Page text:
Ben Gurion International Airport (Hebrew: נמל התעופה הבינלאומי בן גוריון; Arabic: مطار بن غوريون الدولي) (IATA: TLV, ICAO: LLBG), often referred to as Natbag (נתב״ג) is Israel’s main international airport and by far the busiest airport in the country. Named after Israel’s first prime minister DavidBen-Gurion, the airport serves as a hub for EL AL, Israir Airlines, Arkia and SunD’OR. In 2016 it handled approximately 18 million passengers.It is located 19 km (12 mi) to the southeast of Tel Aviv Ben Gurion Airport is operated by the Israel Airport Authority, a government-owned coroparation that manages all public airports and border crossings in Israel.
Ben Gurion Airport is considered to be among the five best airports in the Middle East due to its passenger experience and its high level of security. Security Forces such as Israel Police officers, IDF and Israel Border Police soldiers are complemented by airport security guards who operate both in uniform and undrcover. The airport has been the target of several terrorist attacks, but no attempt to hijack a plane departing from Ben Gurion airport has succeeded.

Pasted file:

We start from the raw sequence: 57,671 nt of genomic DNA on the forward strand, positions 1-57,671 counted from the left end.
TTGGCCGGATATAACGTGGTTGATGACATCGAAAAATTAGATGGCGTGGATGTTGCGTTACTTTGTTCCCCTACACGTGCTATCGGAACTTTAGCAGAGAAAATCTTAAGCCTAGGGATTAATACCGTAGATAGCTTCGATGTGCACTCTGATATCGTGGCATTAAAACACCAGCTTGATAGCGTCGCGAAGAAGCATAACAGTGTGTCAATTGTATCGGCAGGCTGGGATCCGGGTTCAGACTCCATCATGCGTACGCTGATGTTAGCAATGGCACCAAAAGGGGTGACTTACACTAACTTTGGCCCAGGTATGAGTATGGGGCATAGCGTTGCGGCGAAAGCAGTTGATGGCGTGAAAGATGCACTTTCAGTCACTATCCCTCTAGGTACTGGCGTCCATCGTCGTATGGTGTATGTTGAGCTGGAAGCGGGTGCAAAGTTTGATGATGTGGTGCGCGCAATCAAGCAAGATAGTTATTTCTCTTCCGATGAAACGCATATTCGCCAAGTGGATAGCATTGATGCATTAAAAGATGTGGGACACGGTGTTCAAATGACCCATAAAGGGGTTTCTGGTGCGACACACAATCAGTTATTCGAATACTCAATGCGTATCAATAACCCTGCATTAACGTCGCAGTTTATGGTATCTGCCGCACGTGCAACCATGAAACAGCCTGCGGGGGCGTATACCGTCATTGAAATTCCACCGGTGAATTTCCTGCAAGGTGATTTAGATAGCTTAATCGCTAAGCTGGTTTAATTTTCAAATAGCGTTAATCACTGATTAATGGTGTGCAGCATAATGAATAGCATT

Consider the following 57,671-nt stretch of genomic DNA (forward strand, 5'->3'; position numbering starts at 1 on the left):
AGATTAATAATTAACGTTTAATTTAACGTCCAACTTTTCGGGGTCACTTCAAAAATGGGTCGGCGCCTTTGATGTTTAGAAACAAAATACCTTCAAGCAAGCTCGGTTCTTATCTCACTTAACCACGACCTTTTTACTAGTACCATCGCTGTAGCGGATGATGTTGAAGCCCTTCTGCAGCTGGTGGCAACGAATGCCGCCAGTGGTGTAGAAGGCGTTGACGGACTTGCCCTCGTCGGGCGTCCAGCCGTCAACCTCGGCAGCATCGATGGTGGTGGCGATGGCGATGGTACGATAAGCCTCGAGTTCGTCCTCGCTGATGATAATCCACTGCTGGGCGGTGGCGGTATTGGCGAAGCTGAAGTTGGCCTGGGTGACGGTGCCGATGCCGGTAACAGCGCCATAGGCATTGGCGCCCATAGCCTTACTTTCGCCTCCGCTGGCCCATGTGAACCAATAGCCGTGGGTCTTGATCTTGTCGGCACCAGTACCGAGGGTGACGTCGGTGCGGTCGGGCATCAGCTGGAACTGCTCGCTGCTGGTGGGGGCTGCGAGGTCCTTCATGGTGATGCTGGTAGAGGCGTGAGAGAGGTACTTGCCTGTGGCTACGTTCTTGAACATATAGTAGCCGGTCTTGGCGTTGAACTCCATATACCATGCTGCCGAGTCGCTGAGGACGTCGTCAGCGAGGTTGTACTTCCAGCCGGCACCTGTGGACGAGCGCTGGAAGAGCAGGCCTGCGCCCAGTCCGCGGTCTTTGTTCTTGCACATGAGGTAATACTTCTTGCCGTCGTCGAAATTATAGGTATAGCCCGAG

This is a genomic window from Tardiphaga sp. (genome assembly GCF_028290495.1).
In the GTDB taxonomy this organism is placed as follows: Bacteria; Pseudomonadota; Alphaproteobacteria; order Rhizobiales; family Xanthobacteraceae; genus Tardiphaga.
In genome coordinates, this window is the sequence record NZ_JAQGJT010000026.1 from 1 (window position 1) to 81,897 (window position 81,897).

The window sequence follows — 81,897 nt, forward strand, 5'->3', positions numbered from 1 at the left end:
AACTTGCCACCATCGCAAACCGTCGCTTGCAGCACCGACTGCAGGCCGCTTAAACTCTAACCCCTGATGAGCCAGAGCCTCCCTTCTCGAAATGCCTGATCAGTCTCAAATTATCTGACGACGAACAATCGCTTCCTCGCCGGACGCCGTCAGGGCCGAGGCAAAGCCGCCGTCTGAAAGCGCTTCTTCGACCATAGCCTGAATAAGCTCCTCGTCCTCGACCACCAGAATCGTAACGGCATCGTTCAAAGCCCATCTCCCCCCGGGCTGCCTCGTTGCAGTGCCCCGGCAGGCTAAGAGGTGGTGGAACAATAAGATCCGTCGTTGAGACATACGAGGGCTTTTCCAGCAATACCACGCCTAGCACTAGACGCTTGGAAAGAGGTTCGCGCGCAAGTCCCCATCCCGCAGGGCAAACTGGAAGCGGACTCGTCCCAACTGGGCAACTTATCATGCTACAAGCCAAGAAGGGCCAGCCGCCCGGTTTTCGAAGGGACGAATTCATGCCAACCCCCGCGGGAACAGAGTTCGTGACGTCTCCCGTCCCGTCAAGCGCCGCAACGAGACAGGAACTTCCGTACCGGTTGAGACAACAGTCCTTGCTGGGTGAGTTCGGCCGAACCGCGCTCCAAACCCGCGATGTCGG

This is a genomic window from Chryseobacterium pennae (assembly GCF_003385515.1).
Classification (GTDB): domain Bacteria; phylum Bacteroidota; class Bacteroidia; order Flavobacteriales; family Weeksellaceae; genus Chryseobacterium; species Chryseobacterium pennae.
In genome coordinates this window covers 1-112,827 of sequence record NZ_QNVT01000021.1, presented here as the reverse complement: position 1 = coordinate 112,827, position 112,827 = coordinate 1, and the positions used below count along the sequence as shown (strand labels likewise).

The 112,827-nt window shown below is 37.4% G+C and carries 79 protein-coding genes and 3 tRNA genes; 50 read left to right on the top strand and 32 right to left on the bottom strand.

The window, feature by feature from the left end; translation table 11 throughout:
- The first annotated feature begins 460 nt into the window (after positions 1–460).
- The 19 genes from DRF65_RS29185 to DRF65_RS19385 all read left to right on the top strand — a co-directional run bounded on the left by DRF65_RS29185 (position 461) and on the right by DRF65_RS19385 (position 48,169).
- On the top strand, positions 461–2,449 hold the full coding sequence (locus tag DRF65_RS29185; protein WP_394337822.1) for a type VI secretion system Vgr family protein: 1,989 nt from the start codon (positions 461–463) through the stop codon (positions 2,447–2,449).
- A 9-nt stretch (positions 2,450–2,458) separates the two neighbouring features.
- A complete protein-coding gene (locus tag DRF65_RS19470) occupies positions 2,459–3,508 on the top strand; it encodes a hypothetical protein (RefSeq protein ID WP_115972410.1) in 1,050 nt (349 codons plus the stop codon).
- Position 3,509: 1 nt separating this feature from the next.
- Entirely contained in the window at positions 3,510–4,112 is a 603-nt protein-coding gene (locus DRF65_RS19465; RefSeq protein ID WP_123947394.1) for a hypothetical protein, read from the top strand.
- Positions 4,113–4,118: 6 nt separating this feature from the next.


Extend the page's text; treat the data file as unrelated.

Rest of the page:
The airport began as an airstrip of four concrete runways on the outskirts of the town of Lydda (now Lod). It was built in 1936, during the British Mandate for Palestine, chiefly for military purposes. First known as Wilhelma airport, it was renamed RAF Station Lydda in 1943. During World War ll it served as a major airfield for military air transport and aircraft ferry operations between military bases in Europe, Africa, the Middle East (mainly Iraq and Persia) and South/Southeast Asia.
The first civilian transatlantic route, New York City to Tel Aviv, was inaugurated by TWA in 1946. The British gave up Lydda airport at the end of April 1948. Soldiers of the Israel Defence Forces captured the airport on 10 July 1948, in Operation Danny, transferring control to the newly declared Stateof Israel. In 1948 the Israelis changed the name of the airport from Lydda to Lod.Flights resumed on 24 November 1948.That year, 40,000 passengers passed through the terminal. By 1952, the number had risen to 100,000 a month. Within a decade, air traffic increased to the point where local flights had to be redirected to Tel Aviv’s other airport, the Sde Dov airfield (SDV) on the city’s northern coast. By the mid-1960s, 14 international airlines were landing at the airport.